On June 28, 2019, Pennsylvania Governor Tom Wolf approved legislation expanding the permitted width allowance for certain farm machinery and equipment on Pennsylvania’s roads from 16 feet to 18 feet (SB 338).  The legislation applies to farm machinery and equipment defined under the Pennsylvania Vehicle Code as “implements of husbandry” (67 Chapter11).  Accordingly, the change in width allowance applies to “field equipment,” “tractors and wagons,” “trailers…designed to haul and apply fertilizer and insecticide on farmland,” and “agricultural equipment” such as “grain grinders and corn shellers.”  The legislation applies only to “implements of husbandry” and does not apply to “farm vehicles” such as tanker or cattle trucks (see PA Department of Motor Vehicles: Farm Vehicles).

Industrial Hemp/Cannabis: New York City Issues Embargo on Products Containing CBD
On July 1, 2019, the New York City Department of Health and Mental Hygiene (Department) announced an embargo on products that contain cannabidiol (CBD).  According to the announcement, any products containing CBD “will have to be returned to the supplier or discarded,” and the Department will begin issuing violations to “food service establishments and retailers offering food or drink containing CBD” beginning October 1, 2019.  The embargo comes in response to a statement from the FDA in December 2018 affirming that the addition of CBD to food or drink is unlawful. 

Animal Welfare: USDA Issues Proposed Swine Garbage Feeding Rule
On June 20, 2019, the U.S. Department of Agriculture’s Animal and Plant Health Inspection Service (APHIS) posted notice in the Federal Register of a proposed rule amending the swine garbage feeding and enforcement responsibility provisions of the Swine Health Protection Act (SHPA).  SHPA is intended to ensure that food waste fed to swine is properly treated to kill disease organisms.  The proposed change seeks to move the status lists of States that are subject to each provision from the Code of Federal Regulations to the APHIS website.  The comment period for the proposed amendment is currently open and closes August 19, 2019. 

From National Ag Law Experts:
“Beer and Corn Syrup: Deception or Consumer Preference?”, Brianna J. Schroeder, Schroeder Ag Law Blog – Janzen Ag Law (June 25, 2019)
“IRS Issues Long-Awaited Proposed 199A Regulations for Cooperatives and Their Patrons”, Kristine A. Tidgren, The Ag Docket – Iowa State University Center for Agricultural Law and Taxation (June 18, 2019)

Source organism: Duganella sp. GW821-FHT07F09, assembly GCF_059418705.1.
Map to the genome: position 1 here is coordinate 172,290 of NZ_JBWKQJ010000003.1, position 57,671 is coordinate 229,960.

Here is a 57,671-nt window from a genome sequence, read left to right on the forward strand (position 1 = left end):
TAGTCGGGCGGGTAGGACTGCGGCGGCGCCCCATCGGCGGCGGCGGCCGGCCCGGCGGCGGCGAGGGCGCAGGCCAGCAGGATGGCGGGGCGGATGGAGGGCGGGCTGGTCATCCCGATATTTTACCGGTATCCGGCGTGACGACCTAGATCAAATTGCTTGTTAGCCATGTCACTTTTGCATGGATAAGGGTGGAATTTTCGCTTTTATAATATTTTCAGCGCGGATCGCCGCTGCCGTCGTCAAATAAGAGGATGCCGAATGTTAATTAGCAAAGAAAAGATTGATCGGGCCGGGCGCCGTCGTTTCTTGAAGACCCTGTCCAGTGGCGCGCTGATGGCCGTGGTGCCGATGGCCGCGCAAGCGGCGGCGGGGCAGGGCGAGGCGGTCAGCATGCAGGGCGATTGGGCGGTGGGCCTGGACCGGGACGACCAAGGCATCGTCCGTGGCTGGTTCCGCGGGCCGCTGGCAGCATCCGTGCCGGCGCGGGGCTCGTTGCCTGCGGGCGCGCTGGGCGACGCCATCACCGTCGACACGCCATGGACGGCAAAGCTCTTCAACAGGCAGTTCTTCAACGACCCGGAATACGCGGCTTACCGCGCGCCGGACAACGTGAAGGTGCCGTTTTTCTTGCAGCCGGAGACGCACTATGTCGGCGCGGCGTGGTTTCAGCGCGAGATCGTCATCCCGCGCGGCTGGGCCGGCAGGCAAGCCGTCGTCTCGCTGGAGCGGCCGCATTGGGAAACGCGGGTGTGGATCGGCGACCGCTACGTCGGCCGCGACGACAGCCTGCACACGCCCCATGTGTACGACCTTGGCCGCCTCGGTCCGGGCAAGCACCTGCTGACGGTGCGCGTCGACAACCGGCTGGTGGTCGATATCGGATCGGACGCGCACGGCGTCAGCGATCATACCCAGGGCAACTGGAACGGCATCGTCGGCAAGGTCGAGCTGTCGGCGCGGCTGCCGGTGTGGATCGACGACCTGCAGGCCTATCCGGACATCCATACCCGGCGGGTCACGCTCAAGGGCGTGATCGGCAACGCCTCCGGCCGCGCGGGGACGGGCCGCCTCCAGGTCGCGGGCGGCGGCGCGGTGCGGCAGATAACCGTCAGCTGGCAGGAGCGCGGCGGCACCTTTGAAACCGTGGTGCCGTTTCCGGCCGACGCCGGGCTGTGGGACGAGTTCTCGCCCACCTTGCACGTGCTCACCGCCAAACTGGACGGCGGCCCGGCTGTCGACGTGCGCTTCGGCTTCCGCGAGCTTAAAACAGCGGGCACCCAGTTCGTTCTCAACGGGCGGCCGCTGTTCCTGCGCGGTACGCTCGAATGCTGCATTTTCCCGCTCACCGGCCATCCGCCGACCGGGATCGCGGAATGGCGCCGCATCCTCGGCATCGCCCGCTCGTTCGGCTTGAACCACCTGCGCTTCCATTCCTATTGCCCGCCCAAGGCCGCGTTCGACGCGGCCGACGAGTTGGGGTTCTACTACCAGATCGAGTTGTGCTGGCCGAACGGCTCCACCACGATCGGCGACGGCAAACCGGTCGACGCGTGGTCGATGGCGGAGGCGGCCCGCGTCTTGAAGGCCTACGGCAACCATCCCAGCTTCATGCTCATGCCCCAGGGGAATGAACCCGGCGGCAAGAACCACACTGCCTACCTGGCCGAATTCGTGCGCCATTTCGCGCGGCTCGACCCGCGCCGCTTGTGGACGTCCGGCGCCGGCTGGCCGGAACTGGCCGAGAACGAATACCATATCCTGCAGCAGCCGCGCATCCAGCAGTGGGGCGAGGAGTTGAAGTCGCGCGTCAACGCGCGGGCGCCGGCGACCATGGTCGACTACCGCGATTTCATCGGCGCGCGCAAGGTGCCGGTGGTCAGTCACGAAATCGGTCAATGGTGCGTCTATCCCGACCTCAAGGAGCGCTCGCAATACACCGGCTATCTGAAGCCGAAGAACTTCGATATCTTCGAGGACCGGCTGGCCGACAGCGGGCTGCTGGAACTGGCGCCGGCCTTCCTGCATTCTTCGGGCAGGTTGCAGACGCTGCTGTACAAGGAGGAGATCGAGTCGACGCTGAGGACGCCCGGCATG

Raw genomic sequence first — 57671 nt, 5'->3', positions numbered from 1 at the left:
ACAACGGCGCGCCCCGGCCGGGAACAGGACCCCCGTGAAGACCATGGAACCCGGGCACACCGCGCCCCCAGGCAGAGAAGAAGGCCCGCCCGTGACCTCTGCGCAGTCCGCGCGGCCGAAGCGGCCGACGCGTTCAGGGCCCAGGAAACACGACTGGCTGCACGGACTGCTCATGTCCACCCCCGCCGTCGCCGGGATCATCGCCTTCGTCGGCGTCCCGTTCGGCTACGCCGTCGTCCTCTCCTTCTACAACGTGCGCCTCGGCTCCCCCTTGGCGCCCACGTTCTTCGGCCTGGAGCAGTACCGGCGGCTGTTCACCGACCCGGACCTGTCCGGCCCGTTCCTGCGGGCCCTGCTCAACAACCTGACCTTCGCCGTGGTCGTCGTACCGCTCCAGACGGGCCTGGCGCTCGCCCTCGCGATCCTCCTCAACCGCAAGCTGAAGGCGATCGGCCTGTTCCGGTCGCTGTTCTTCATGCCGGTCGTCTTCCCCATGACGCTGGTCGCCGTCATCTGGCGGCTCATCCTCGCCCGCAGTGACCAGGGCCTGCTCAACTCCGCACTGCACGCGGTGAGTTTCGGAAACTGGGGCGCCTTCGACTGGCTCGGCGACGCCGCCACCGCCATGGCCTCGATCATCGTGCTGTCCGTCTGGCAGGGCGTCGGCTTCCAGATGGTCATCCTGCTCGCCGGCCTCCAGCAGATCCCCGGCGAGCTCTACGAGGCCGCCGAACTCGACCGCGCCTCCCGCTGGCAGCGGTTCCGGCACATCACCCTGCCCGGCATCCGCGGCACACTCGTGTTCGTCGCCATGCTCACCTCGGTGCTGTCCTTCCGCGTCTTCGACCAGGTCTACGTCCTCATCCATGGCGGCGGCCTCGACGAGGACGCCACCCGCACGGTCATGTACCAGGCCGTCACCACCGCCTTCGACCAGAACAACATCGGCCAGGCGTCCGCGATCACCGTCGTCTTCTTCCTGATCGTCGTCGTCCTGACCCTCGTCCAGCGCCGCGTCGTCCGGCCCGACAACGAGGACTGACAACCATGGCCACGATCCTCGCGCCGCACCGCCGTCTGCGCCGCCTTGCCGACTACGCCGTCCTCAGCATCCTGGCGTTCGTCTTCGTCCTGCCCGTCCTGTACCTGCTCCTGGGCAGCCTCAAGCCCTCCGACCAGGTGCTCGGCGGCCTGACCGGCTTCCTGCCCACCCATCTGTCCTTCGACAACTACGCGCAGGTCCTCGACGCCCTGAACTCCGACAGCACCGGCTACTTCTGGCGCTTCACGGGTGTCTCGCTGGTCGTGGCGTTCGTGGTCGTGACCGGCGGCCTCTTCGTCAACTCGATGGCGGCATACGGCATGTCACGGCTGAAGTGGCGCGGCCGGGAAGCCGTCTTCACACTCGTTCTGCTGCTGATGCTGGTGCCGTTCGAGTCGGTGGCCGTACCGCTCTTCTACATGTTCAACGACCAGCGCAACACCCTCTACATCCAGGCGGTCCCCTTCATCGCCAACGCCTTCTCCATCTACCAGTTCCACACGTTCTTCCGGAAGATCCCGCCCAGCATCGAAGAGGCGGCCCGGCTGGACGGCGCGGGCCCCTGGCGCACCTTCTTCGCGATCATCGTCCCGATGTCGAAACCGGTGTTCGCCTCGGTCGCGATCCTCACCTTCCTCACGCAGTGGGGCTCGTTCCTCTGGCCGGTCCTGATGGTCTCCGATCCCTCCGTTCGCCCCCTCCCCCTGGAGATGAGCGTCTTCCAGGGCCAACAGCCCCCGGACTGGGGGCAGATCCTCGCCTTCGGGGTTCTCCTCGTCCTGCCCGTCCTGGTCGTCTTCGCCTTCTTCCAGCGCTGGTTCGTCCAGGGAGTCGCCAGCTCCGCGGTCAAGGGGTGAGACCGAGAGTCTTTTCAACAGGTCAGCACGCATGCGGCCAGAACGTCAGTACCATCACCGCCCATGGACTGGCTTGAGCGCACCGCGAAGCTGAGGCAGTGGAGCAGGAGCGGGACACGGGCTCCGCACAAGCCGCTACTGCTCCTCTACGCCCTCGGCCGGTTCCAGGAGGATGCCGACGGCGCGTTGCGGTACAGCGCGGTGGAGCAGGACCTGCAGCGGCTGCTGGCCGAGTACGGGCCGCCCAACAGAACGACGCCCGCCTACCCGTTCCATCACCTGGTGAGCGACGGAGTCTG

Federal Actions and Notices:
Agriculture Department

Agricultural Marketing Service

Land Management Bureau

Pennsylvania Legislation:
SB 585: Legislation establishing the Pennsylvania Dairy Future Commission (Signed in House, June 26, 2019; signed in Senate, June 26, 2019; presented to Governor, June 27, 2019)

Pennsylvania Actions and Notices:
Game Commission

Penn State Research:

AgLaw HotLinks:

Stay Informed:
Listen to our weekly Agricultural Law Podcast
Read our monthly Agricultural Law Brief newsletter    
Follow us on Twitter at PSU Ag & Shale Law (@AgShaleLaw) to receive daily AgLaw HotLinks
Connect with us on Facebook to view our weekly CASL Ledger detailing Center publications and activities
Visit The Ag & Food Law Blog for a comprehensive summary of daily judicial, legislative, and regulatory developments in agriculture and food

Thursday, June 27, 2019

Agricultural Law Weekly Review—June 27, 2019


Written by:
M. Sean High—Staff Attorney
Audry Thompson—Research Assistant
           
The following information is an update of recent local, state, national, and international legal developments relevant to agriculture:

Food Policy: SCOTUS Rules USDA Does Not Need to Disclose Certain SNAP Information Under FOIA
On June 24, 2019, the U.S. Supreme Court held that under the Freedom of Information Act (FOIA), the U.S. Department of Agriculture (USDA) does not need to disclose certain private commercial or financial information from retail stores that participate in the Supplemental Nutrition Assistance Program (SNAP) (Food Marketing Institute v. Argus Leader Media, Docket No. 18-481).  Previously, Argus Leader Media filed a FOIA request seeking the names and addresses of all retail stores that participated in SNAP for fiscal years 2005 through 2010.  Additionally, Argus Leader Media sought each retail store’s annual SNAP redemption data for fiscal years 2005 through 2010.  USDA declined to disclose the store-level SNAP data, claiming the information was exempted from disclosure under FOIA.  According to the Court, “[a]t least where commercial or financial information is both customarily and actually treated as private by its owner and provided to the government under an assurance of privacy, the information is ‘confidential’” and exempt from FOIA disclosure.

Right to Farm Laws: Lawsuit Challenges North Carolina Farm Nuisance Protections